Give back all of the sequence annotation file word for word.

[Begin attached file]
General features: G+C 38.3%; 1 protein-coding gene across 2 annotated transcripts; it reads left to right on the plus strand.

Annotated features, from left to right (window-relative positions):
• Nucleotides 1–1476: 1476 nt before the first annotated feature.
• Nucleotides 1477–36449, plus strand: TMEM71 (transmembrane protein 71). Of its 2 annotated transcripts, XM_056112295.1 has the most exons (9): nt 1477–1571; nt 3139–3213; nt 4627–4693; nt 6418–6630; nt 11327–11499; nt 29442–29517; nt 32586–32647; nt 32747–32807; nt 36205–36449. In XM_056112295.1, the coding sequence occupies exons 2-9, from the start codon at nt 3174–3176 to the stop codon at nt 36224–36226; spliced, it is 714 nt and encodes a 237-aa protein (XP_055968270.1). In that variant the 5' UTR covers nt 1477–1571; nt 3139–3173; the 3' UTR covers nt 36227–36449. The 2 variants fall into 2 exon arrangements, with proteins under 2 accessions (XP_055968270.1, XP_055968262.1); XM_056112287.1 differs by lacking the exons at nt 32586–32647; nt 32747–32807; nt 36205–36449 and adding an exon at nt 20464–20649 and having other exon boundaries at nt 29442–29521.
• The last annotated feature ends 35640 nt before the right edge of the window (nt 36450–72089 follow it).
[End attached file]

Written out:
General features: G+C 38.3%; 1 protein-coding gene across 2 annotated transcripts; it reads left to right on the plus strand.

Annotated features, from left to right (window-relative positions):
• Nucleotides 1–1476: 1476 nt before the first annotated feature.
• Nucleotides 1477–36449, plus strand: TMEM71 (transmembrane protein 71). Of its 2 annotated transcripts, XM_056112295.1 has the most exons (9): nt 1477–1571; nt 3139–3213; nt 4627–4693; nt 6418–6630; nt 11327–11499; nt 29442–29517; nt 32586–32647; nt 32747–32807; nt 36205–36449. In XM_056112295.1, the coding sequence occupies exons 2-9, from the start codon at nt 3174–3176 to the stop codon at nt 36224–36226; spliced, it is 714 nt and encodes a 237-aa protein (XP_055968270.1). In that variant the 5' UTR covers nt 1477–1571; nt 3139–3173; the 3' UTR covers nt 36227–36449. The 2 variants fall into 2 exon arrangements, with proteins under 2 accessions (XP_055968270.1, XP_055968262.1); XM_056112287.1 differs by lacking the exons at nt 32586–32647; nt 32747–32807; nt 36205–36449 and adding an exon at nt 20464–20649 and having other exon boundaries at nt 29442–29521.
• The last annotated feature ends 35640 nt before the right edge of the window (nt 36450–72089 follow it).